During the physical exam, your doctor is likely to:
- Inspect your knee for swelling, pain, tenderness, warmth and visible bruising
- Check to see how far you can move your lower leg in different directions
- Push on or pull the joint to evaluate the integrity of the structures in your knee
In some cases, your doctor might suggest tests such as:
- X-ray. Your doctor may first recommend having an X-ray, which can help detect bone fractures and degenerative joint disease.
- Computerized tomography (CT) scan. CT scanners combine X-rays taken from many different angles, to create cross-sectional images of the inside of your body. CT scans can help diagnose bone problems and detect loose bodies.
- Ultrasound. This technology uses sound waves to produce real-time images of the soft tissue structures within and around your knee, and how they are working. Your doctor may want to maneuver your knee into different positions during the ultrasound, to check for specific problems.
- Magnetic resonance imaging. MRI uses radio waves and a powerful magnet to create 3-D images of the inside of your knee. This test is particularly useful in revealing injuries to soft tissues such as ligaments, tendons, cartilage and muscles.
If your doctor suspects an infection, gout or pseudogout, you're likely to have blood tests and sometimes arthrocentesis, a procedure in which a small amount of fluid is removed from within your knee joint with a needle and sent to a laboratory for analysis.
May 22, 2015
- Knee problems. National Institute of Arthritis and Musculoskeletal and Skin Diseases. http://www.niams.nih.gov/Health_Info/Knee_Problems/default.asp. Accessed Jan. 23, 2013.
- Firestein GS, et al. Kelley's Textbook of Rheumatology. 9th ed. Philadelphia, Pa.: Saunders Elsevier; 2013. http://www.mdconsult.com/das/book/body/208746819-6/0/1807/0.html. Accessed Jan. 23, 2013.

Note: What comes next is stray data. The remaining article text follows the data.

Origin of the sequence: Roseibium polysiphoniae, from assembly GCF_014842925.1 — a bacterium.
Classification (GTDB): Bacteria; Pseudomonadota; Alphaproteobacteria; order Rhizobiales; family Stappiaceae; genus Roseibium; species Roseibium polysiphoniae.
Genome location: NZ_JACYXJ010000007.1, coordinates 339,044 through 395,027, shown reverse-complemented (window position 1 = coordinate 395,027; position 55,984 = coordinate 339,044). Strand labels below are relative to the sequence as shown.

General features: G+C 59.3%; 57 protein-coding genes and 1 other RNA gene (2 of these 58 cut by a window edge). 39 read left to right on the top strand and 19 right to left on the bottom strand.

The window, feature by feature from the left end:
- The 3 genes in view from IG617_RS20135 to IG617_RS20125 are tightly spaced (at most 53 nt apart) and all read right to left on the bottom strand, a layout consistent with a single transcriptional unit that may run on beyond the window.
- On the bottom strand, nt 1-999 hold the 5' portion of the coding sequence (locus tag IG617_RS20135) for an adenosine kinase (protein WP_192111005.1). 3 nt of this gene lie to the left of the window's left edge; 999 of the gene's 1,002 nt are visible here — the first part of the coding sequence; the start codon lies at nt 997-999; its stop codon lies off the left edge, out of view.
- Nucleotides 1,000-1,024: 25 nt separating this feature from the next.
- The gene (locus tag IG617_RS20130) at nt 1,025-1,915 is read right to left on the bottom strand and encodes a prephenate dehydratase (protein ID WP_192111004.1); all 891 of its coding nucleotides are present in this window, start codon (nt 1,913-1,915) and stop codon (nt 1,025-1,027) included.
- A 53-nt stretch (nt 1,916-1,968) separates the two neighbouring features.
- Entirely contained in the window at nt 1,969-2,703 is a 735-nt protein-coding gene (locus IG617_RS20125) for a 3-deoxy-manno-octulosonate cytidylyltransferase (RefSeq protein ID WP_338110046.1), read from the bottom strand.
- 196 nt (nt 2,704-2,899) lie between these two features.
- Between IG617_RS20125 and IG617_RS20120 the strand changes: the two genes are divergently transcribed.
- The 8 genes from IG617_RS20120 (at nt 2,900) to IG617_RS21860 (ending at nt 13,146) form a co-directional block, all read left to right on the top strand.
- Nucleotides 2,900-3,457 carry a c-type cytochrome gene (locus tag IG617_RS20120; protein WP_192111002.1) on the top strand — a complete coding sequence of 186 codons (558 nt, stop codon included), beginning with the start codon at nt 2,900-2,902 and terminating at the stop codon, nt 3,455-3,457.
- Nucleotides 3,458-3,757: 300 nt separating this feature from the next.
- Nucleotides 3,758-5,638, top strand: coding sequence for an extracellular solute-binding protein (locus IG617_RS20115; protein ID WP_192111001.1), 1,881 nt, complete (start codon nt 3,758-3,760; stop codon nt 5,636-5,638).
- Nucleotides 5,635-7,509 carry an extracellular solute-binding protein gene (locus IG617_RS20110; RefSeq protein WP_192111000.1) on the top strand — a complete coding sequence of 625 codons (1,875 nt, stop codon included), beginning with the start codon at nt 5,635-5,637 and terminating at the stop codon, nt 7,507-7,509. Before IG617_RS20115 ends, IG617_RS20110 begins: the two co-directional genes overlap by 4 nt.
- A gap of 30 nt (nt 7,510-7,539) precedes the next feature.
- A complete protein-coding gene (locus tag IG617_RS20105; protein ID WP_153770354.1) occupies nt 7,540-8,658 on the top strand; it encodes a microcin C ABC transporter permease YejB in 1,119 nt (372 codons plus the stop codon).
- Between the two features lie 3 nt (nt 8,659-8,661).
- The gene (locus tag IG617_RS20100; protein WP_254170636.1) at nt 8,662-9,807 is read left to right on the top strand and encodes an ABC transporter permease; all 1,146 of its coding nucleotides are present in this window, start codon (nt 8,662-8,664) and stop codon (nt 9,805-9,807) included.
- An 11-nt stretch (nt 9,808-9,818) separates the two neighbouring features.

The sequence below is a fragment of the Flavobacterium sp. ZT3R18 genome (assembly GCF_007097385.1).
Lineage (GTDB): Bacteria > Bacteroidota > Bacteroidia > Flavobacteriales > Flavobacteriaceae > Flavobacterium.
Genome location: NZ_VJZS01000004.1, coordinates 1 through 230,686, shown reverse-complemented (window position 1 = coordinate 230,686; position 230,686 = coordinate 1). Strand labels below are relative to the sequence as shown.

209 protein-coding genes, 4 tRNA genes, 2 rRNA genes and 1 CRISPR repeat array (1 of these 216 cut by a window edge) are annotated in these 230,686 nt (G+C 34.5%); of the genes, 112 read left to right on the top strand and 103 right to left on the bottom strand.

- Anderson RJ, et al. Evaluation of the active adult patient with knee pain. http://www.uptodate.com/home. Accessed Jan. 23, 2013.
- Marx JA, et al. Rosen's Emergency Medicine: Concepts and Clinical Practice. 7th ed. Philadelphia, Pa.: Mosby Elsevier; 2010. http://www.mdconsult.com/books/about.do?about=true&eid=4-u1.0-B978-0-323-05472-0..X0001-1--TOP&isbn=978-0-323-05472-0&uniqId=230100505-57. Accessed Jan. 23, 2013.
- Common knee injuries. American Academy of Orthopaedic Surgeons. http://orthoinfo.aaos.org/topic.cfm?topic=A00325. Accessed Jan. 23, 2013.
- Zeller JL, et al. JAMA patient page: Knee pain. Journal of the American Medical Association. 2007;297:1740.
- Laskowski EL (expert opinion). Mayo Clinic, Rochester, Minn. Jan. 28, 2013.
- Calcium pyrophosphate deposition (CPPD). American College of Rheumatology. http://www.rheumatology.org/practice/clinical/patients/diseases_and_conditions/pseudogout.asp. Accessed Jan. 24, 2013.
- Kalunian KC. Nonpharmacologic therapy of osteoarthritis. http://www.uptodate.com/home. Accessed Jan. 24, 2013.
- Kalunian KC. Pharmacologic therapy of osteoarthritis. http://www.uptodate.com/home. Accessed Jan. 24, 2013.
- Glucosamine/Chondroitin Arthritis Intervention Trial (GAIT). National Center for Complementary and Alternative Medicine. http://nccam.nih.gov/research/results/gait. Accessed Jan. 24, 2013.
- Acupuncture for pain. National Center for Complementary and Alternative Medicine. http://nccam.nih.gov/health/acupuncture/acupuncture-for-pain.htm. Accessed Jan. 24, 2013.
You Are ... The Campaign for Mayo Clinic
Mayo Clinic is a not-for-profit organization. Make a difference today.